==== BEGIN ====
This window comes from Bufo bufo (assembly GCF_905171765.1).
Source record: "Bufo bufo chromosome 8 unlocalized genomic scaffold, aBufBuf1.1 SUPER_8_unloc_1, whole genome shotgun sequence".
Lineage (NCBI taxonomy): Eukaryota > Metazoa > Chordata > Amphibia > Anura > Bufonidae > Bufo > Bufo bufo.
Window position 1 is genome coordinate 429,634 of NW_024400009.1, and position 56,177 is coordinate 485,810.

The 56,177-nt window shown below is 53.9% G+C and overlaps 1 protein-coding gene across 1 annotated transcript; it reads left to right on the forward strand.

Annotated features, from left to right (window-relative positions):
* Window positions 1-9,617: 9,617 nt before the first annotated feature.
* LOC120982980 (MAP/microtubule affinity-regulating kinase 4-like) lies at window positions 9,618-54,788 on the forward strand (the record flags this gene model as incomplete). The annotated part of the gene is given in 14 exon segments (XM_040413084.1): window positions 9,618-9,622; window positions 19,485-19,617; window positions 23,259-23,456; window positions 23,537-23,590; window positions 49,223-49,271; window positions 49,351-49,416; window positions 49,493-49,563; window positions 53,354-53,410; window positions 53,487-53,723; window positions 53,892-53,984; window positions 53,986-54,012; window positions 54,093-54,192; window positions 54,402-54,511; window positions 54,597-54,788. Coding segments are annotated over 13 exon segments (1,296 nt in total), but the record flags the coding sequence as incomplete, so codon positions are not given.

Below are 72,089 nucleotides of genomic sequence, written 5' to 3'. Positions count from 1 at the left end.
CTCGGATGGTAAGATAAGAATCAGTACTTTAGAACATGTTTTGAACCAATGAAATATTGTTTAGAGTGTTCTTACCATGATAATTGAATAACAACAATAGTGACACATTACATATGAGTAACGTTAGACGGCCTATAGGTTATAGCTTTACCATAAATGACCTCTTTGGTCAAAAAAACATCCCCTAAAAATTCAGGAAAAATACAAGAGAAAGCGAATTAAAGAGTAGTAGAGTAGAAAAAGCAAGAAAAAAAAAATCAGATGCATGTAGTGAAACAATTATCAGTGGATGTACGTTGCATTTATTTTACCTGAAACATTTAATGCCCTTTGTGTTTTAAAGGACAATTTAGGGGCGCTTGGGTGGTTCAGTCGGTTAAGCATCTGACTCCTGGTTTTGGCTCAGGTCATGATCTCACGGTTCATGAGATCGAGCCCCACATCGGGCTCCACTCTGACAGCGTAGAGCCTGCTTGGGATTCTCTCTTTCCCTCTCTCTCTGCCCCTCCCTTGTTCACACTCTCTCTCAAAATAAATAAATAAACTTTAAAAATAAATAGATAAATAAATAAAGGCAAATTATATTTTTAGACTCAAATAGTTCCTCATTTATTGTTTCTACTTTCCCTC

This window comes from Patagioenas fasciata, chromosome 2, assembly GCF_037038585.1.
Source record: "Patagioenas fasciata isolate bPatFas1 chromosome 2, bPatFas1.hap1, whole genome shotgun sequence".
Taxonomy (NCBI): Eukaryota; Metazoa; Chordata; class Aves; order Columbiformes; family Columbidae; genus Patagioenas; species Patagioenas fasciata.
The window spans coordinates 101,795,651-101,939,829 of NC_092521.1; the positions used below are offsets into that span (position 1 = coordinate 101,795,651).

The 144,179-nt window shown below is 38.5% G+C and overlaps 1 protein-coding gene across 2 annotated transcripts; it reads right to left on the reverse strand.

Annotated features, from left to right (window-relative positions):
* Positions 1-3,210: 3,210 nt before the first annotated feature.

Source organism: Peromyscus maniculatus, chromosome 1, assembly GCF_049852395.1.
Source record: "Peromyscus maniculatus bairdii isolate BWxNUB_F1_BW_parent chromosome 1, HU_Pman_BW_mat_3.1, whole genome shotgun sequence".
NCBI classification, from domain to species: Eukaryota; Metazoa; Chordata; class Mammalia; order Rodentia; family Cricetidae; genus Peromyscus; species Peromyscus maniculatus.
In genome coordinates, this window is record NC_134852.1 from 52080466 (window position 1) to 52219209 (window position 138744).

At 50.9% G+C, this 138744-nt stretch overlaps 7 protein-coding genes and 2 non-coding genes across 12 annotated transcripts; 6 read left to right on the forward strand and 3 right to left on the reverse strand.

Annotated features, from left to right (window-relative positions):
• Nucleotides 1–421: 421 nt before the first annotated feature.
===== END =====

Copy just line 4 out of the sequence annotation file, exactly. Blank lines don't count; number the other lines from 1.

Window position 1 is genome coordinate 429,634 of NW_024400009.1, and position 56,177 is coordinate 485,810.